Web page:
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  2. I read this a few months ago and enjoyed it, although it's far from my favorite Atwood. I thought the dystopia itself wasn't all that original, but that could be because I read and watch a fair bit of sci-fi. You make an interesting point about gender roles, and I agree with you that, if anything, things seemed to have moved backwards in her future universe. And the way she weaves religious thought into the story is very clever. (My review is at http://shelflove.wordpress.com/2009/10/10/year-of-the-flood-review/)

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  3. Terrific review. I love when I read a winner.

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  4. You've written beautifully about this, Thomas! I, too, enjoyed it a lot. If only more people would see where our selfish greed is taking us . . .

    Lezlie

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  5. This is going much, much higher up the TBR now. I have been meaning to read it since I got it months ago and havent. I have felt both daunted by it and like I should read O&C first. Now I know I shouldnt and I dont need to its just a matter of time. Great review Thomas.

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  6. I think Atwood is one of these writers who subscribes to the idea that as the world's situation worsens womens rights will tend to get chucked aside (see also The Carhullan Army by Sara Hall), an idea that I would guess comes from observing the slower emergence of womens rights in poor countries.

    I'm so in love with the cover of this book and your review just makes me wnat to grab it right now.

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  7. Wonderful review! After reading this, I want to read this book more than ever.

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  8. Another book I must now read. Atwood's attitude on gender has always been interesting, I remember feeling quite depressed after reading The Handmaid's Tale, but that was quite a while ago.
    Lovely review, I have really enjoyed reading through your blog.

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  9. Atwood is one of my favorites and I enjoyed reading your review. Like many of the other commenters, I like that you pointed out the role of gender in the book. I think it makes some sense since most of the characters are involved in a religious community, where traditional gender roles are more prevalent. My review is here: http://booksslicedanddiced.wordpress.com/2009/11/17/the-year-of-the-flood/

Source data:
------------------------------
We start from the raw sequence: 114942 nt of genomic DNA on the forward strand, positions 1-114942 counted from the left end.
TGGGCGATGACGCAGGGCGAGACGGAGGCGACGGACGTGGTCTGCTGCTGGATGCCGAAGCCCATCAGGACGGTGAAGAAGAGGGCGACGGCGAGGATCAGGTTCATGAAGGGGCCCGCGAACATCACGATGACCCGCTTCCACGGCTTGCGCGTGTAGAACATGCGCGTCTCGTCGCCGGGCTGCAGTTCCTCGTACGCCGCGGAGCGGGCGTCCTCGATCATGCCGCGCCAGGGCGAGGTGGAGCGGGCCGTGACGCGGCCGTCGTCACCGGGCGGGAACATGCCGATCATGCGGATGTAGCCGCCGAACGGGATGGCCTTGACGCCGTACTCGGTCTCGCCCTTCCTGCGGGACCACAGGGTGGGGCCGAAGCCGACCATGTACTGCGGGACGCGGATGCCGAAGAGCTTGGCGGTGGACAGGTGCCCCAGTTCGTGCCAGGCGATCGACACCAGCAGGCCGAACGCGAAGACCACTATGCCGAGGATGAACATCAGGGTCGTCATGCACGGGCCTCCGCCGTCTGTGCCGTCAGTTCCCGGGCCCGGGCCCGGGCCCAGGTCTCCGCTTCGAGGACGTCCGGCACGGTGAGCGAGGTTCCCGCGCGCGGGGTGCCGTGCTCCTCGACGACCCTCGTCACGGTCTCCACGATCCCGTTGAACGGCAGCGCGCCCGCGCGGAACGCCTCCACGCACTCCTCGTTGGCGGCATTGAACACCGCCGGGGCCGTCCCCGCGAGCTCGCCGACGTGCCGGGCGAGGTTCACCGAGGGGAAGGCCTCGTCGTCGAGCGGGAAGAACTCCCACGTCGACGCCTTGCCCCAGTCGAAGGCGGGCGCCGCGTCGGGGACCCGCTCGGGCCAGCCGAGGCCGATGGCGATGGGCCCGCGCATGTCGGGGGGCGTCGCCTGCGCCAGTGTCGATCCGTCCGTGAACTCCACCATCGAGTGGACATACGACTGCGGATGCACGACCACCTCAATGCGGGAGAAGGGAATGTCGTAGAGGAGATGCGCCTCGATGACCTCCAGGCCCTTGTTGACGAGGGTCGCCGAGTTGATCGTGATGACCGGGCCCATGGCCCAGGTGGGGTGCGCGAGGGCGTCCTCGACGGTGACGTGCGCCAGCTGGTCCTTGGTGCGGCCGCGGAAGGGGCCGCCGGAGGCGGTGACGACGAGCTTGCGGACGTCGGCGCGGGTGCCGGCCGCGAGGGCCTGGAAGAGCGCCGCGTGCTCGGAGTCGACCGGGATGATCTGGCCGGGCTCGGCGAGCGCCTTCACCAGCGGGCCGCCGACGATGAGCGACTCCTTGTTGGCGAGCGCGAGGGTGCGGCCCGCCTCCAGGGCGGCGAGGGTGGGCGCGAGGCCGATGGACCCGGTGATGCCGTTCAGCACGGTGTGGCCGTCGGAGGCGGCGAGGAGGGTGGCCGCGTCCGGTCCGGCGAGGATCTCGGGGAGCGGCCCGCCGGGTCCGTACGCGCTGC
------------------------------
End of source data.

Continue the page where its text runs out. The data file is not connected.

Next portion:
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  10. Ti: I think the gender discussion could be a whole book club debate. I would actually take a class on the gender roles in Atwood novels. I think there would be much to discuss.

    Teresa: Thanks for the heads up. I have posted your review.

    Diane: Thanks.

    Lezlie: The future can see overwhelming can't it?

    Simon: I guess you were serious when you said it was moving up your TBR. I posted a link to your review.

    Jodie: I think that is certainly the case of The Handmaid's Tale where religious fundatmentalism was such a strong theme. But I somehow got the feeling with this one that the gender roles seemed less ideological and more status quo--but status quo from maybe a decade or two ago.

    Rebecca: Time to pick it up and read it. You won't be disappointed.

    Bookpusher: I wasn't depressed after I read The Handmaid's Tale because I think Atwood's ending kind of unncessarily makes light of the tale. In fact, I think Atwood's ending of Handmaid kind of cheapens the book a bit.

    Books Sliced and Diced: Your review has been added to the post as well. Thanks for reminding me it was there.

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  11. Great review! May I respectfully disagree with you on one point though? I do think this and O&C read better in the order published. I think I feel this way mainly because I think if a reader likes this and then goes back and reads O&C it perhaps won't have the same impact.

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  12. Reading for BBAW and I've liked your reviews a lot. Good luck you've got my vote. Kathy

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  13. Tara: I agree with you. I was thinking more about whether or not Flood can stand on its own without needing the preamble of O&C. Which I believe it does. But if you are going to read both, then yes, O&C should come first.

    Kathy: Thank you for comment (and your vote). I still haven't finished going through all the BBAW blogs. The sheer volume is a little daunting. But quite fun.